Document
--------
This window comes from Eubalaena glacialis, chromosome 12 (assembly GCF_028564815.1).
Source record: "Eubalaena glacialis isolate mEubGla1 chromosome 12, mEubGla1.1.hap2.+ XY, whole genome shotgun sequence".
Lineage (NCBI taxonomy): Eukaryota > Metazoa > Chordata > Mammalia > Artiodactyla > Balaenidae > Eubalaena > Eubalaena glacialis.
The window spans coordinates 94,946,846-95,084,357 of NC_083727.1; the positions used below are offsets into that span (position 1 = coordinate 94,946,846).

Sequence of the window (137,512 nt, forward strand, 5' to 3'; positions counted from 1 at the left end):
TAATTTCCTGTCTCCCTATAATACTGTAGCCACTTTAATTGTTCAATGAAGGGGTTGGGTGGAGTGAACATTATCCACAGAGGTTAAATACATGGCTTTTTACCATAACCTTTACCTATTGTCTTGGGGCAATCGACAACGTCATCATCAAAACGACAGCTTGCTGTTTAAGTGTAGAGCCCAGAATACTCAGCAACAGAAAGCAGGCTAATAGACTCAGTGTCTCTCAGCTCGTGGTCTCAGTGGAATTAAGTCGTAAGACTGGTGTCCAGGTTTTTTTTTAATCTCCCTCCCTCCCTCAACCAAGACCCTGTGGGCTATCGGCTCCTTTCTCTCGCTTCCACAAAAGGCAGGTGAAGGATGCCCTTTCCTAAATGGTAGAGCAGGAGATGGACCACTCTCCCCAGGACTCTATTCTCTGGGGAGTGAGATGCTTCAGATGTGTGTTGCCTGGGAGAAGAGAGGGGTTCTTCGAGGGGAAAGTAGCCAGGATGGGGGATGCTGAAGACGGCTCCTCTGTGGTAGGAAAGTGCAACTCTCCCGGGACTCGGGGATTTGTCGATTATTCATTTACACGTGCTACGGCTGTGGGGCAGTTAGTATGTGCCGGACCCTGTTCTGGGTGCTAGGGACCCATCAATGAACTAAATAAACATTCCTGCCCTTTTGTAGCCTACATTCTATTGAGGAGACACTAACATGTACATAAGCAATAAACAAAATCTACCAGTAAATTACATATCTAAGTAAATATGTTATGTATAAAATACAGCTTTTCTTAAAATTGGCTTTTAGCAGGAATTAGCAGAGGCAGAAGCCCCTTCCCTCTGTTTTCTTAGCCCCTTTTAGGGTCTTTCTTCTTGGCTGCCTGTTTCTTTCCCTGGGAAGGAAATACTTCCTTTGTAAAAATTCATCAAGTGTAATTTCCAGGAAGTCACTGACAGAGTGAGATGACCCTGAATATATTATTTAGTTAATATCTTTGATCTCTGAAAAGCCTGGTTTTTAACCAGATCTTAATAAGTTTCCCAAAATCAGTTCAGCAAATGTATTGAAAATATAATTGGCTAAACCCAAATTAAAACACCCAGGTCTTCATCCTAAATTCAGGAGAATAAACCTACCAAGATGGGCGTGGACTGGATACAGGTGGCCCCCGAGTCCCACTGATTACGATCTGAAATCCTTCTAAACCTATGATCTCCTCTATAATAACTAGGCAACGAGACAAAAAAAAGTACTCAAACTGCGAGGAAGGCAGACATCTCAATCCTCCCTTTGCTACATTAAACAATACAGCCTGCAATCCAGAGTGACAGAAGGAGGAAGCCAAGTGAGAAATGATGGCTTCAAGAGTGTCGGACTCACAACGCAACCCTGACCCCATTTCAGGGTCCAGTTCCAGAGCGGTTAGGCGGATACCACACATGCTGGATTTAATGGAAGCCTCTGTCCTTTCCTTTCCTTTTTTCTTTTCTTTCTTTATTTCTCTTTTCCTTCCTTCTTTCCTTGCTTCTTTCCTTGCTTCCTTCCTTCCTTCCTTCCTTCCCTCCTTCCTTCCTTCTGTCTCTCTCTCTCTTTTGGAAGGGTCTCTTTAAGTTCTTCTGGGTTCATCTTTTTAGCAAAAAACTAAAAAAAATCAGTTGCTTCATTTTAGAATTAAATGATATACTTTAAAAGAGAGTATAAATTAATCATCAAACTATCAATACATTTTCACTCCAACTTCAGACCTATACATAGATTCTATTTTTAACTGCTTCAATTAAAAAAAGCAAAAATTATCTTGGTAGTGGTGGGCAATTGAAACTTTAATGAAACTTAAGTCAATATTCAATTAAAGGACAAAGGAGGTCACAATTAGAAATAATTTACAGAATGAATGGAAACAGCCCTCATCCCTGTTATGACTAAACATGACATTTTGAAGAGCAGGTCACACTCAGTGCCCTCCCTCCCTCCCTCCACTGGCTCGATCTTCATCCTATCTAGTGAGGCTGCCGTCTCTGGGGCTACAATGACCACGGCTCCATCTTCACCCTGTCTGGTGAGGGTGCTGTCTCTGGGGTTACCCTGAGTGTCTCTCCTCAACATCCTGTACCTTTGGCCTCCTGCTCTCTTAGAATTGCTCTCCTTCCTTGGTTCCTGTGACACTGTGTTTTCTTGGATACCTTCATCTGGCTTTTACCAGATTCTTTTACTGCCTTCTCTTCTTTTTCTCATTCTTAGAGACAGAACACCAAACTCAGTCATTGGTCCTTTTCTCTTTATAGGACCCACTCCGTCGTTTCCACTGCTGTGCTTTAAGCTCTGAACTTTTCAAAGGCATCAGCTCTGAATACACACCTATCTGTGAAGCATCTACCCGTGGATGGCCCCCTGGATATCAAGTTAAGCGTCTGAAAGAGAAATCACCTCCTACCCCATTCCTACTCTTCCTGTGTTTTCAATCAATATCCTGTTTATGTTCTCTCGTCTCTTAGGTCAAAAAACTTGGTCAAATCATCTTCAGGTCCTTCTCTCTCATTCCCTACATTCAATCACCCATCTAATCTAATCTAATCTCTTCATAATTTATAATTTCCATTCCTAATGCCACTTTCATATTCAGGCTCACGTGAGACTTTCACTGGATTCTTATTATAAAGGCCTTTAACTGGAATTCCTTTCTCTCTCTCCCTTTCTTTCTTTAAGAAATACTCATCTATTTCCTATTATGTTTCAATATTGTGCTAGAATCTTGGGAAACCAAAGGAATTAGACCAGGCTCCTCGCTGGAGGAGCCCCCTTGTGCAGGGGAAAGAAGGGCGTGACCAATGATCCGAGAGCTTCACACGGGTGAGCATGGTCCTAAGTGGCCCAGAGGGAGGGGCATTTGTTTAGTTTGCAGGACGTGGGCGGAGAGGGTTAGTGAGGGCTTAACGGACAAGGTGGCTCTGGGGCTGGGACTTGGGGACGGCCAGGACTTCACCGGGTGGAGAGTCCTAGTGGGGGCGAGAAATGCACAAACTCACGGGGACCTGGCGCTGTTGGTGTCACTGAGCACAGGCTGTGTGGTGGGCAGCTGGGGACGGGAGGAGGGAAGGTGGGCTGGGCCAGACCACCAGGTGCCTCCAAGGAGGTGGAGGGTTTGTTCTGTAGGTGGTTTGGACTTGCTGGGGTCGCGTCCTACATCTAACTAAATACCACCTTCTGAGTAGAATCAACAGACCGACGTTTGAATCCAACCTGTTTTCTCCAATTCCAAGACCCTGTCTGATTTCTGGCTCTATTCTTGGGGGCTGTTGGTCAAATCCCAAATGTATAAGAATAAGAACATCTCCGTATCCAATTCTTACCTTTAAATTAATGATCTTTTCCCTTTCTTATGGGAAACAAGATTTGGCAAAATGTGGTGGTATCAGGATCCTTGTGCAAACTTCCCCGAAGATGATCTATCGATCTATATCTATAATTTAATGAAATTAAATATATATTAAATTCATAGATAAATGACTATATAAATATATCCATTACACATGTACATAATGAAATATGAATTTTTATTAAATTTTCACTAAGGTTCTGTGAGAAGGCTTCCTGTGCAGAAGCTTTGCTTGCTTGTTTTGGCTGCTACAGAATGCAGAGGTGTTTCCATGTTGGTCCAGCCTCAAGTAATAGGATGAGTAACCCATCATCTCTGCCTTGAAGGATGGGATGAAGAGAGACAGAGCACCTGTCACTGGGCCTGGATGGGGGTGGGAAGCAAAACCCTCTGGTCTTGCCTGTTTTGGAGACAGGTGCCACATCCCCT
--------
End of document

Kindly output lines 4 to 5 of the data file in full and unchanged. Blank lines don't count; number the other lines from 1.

The window spans coordinates 94,946,846-95,084,357 of NC_083727.1; the positions used below are offsets into that span (position 1 = coordinate 94,946,846).

Sequence of the window (137,512 nt, forward strand, 5' to 3'; positions counted from 1 at the left end):